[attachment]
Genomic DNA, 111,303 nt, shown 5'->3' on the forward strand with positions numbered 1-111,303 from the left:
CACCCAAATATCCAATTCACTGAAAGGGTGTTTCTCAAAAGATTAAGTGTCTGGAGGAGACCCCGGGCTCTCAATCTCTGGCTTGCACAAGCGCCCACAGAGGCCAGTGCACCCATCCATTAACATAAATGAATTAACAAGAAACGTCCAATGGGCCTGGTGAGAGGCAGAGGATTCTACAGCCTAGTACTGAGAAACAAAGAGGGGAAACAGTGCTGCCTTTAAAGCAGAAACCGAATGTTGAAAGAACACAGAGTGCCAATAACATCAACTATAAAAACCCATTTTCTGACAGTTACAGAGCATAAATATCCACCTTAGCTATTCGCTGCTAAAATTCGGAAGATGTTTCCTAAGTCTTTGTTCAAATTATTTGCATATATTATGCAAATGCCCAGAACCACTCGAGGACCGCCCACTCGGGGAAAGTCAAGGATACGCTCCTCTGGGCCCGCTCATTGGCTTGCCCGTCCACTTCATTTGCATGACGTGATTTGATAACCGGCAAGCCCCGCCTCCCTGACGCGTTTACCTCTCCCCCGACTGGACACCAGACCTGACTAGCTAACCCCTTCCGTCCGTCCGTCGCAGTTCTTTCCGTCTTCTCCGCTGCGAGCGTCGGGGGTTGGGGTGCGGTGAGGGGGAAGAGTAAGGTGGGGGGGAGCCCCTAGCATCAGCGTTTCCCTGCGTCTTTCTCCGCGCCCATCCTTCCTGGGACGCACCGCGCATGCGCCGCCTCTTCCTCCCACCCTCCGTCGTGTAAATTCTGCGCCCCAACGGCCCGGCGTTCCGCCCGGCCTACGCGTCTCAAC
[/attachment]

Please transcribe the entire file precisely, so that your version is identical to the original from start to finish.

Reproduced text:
Genomic DNA, 111,303 nt, shown 5'->3' on the forward strand with positions numbered 1-111,303 from the left:
CACCCAAATATCCAATTCACTGAAAGGGTGTTTCTCAAAAGATTAAGTGTCTGGAGGAGACCCCGGGCTCTCAATCTCTGGCTTGCACAAGCGCCCACAGAGGCCAGTGCACCCATCCATTAACATAAATGAATTAACAAGAAACGTCCAATGGGCCTGGTGAGAGGCAGAGGATTCTACAGCCTAGTACTGAGAAACAAAGAGGGGAAACAGTGCTGCCTTTAAAGCAGAAACCGAATGTTGAAAGAACACAGAGTGCCAATAACATCAACTATAAAAACCCATTTTCTGACAGTTACAGAGCATAAATATCCACCTTAGCTATTCGCTGCTAAAATTCGGAAGATGTTTCCTAAGTCTTTGTTCAAATTATTTGCATATATTATGCAAATGCCCAGAACCACTCGAGGACCGCCCACTCGGGGAAAGTCAAGGATACGCTCCTCTGGGCCCGCTCATTGGCTTGCCCGTCCACTTCATTTGCATGACGTGATTTGATAACCGGCAAGCCCCGCCTCCCTGACGCGTTTACCTCTCCCCCGACTGGACACCAGACCTGACTAGCTAACCCCTTCCGTCCGTCCGTCGCAGTTCTTTCCGTCTTCTCCGCTGCGAGCGTCGGGGGTTGGGGTGCGGTGAGGGGGAAGAGTAAGGTGGGGGGGAGCCCCTAGCATCAGCGTTTCCCTGCGTCTTTCTCCGCGCCCATCCTTCCTGGGACGCACCGCGCATGCGCCGCCTCTTCCTCCCACCCTCCGTCGTGTAAATTCTGCGCCCCAACGGCCCGGCGTTCCGCCCGGCCTACGCGTCTCAAC